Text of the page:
Leicester St Nicholas

Bill Hibbert bill at h...
Mon Jun 28 15:23:37 BST 2004

Many thanks to David Cawley for posting G&J's tuning figures for this 
bell. I think they tell us a lot about how G&J were tuning at the 

Richard Offen has already explained the terms 'with itself' and 'with 
peal' for the figures of this bell, I will only add that the planned 
nominal of 652 Hz is exactly an E related to A=435Hz; G&J were 
obviously using this older pitch standard, still used by some 
continental founders today.

To illuminate what I say below, I have uploaded a 
spreadsheet 'Leicester St. Nicholas.xls' to the files area with all 
the key figures.

The bell as cast is about a tone sharp of the intended pitch. It has 
a slightly sharp prime and a very sharp hum, both of which came into 
line during the tuning. The tierce was planned, and tuned, to be 
just, not equal.

The figures for the low five partials include a fractional part (e.g. 
163+1/9). My guess, unless anyone knows better, is that these are 
beat rates to a standard fork (in the example, one beat in nine 

The higher partials for which a 'with peal' figure is given are very 
interesting: they are the 'strike' partials giving rise to the strike 
note. I guess G&J had latched on to their significance, or did they 
just pick the partials at simple intervals above the nominal? Their 
planned figures for these partials are optimistic. These partials go 
up relative to the nominal when metal is removed during tuning, 
whereas their plan has the octave nominal going down to the exact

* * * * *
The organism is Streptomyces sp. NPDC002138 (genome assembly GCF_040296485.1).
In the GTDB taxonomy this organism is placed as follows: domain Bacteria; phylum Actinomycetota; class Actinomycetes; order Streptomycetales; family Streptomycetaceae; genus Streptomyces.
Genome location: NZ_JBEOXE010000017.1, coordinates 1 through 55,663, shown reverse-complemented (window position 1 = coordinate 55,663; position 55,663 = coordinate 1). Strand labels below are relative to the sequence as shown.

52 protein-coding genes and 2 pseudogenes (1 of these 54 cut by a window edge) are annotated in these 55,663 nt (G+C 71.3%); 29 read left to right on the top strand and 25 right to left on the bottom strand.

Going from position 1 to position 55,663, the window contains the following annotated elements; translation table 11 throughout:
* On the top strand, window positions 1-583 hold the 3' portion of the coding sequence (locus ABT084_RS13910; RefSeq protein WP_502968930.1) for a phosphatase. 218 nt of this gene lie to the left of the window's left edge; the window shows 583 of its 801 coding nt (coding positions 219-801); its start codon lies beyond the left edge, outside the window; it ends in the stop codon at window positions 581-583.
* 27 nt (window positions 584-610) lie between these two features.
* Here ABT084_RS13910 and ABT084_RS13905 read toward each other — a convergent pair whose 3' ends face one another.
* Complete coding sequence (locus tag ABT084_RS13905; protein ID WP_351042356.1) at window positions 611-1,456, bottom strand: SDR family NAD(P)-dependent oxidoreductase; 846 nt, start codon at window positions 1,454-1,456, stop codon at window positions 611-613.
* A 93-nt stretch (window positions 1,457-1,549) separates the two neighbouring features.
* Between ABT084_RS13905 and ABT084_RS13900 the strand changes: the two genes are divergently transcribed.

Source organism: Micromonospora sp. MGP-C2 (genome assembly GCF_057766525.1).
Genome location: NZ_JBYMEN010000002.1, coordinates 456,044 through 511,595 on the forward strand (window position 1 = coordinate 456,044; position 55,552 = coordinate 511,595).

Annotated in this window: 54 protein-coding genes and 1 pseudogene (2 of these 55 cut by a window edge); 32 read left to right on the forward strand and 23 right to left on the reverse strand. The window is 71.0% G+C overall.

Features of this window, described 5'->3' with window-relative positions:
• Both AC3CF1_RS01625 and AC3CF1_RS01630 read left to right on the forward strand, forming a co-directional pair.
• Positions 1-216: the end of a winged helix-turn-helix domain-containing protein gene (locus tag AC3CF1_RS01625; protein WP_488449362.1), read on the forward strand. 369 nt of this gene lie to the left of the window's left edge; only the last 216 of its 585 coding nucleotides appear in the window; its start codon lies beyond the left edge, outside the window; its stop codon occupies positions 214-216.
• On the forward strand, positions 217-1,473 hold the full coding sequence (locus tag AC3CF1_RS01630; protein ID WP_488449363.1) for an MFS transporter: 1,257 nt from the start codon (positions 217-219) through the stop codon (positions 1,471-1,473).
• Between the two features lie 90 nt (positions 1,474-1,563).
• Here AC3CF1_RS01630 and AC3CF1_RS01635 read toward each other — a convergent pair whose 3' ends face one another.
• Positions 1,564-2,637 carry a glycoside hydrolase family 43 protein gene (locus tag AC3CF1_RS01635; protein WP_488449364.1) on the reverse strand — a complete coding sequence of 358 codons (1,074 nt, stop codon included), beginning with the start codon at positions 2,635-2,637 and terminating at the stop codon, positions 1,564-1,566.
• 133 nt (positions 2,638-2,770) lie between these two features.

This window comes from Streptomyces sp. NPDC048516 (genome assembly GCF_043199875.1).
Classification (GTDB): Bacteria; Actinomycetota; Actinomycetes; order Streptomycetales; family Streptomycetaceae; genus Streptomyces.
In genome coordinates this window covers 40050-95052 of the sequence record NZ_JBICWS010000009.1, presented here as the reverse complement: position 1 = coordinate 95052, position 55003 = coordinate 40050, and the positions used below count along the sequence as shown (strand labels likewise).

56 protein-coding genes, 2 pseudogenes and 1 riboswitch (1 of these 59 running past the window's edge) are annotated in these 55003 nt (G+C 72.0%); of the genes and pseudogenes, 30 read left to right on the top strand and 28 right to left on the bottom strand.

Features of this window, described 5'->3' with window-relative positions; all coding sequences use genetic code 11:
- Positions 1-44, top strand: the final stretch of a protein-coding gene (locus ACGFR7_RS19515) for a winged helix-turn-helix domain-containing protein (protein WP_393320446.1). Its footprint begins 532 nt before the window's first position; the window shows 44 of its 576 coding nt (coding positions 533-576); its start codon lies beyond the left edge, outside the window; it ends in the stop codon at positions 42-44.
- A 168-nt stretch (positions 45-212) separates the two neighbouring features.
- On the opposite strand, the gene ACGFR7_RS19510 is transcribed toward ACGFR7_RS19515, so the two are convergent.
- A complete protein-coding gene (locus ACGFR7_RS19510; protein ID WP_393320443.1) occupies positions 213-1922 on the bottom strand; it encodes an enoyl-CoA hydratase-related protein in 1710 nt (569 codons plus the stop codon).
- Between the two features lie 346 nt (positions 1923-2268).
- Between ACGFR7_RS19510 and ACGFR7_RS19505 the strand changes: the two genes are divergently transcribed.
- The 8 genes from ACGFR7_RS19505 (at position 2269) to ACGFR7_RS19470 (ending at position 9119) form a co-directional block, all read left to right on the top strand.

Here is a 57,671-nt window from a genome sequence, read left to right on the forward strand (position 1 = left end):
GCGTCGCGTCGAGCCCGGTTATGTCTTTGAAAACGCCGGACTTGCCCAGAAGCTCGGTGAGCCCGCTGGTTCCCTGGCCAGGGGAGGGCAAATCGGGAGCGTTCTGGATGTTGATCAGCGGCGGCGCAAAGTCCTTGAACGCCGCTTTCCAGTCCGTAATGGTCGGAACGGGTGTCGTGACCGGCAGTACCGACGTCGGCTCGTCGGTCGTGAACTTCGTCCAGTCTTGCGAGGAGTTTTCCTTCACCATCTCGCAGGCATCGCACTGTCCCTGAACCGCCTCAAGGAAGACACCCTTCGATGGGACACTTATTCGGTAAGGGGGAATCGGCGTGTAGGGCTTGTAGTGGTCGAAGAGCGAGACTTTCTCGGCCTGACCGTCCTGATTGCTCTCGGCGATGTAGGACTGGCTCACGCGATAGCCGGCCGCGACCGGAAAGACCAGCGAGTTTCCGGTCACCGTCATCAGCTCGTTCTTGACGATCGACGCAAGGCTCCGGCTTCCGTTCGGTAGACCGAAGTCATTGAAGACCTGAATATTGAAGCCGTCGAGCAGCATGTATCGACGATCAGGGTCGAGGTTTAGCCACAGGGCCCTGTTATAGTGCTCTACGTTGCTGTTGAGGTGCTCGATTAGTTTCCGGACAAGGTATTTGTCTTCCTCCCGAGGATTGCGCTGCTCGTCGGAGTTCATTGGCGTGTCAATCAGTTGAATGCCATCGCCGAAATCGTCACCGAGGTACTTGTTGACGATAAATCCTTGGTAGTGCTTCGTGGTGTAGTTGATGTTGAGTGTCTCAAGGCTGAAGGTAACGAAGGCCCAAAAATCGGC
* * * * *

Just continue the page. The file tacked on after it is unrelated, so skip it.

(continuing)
To note frequencies for all these partials using forks must have been 
a lengthy task, and would have required good knowledge of the 
location of the nodes for each vibration.

I have tried to work out the abbreviations for the higher partial 
names. Some are a pure guess on my part.

C.P. is probably crown partial - so called because the partial is 
easiest to detect in the crown.

A, B and C are the three main partials lying between nominal and 
superquint, known sometimes as the tenth, first eleventh and second 
eleventh. Carillon experts tell me that, in a true-harmonic bell 
otherwise tuned spot on, the position of these three partials has a 
big effect on the sound of the bell.

OU is the superquint. Could this be a transcription error for OV, 
meaning octave fifth?

ON is the octave nominal. It looks as if the tuner found four 
different candidate partials for this in the untuned bell.

HF is probably the high or higher fifth.

4N is the double octave nominal, i.e. roughly four times the nominal 

The other partials (V.I, I.X, OPV and ?+VI) I can't help with.

Bill H

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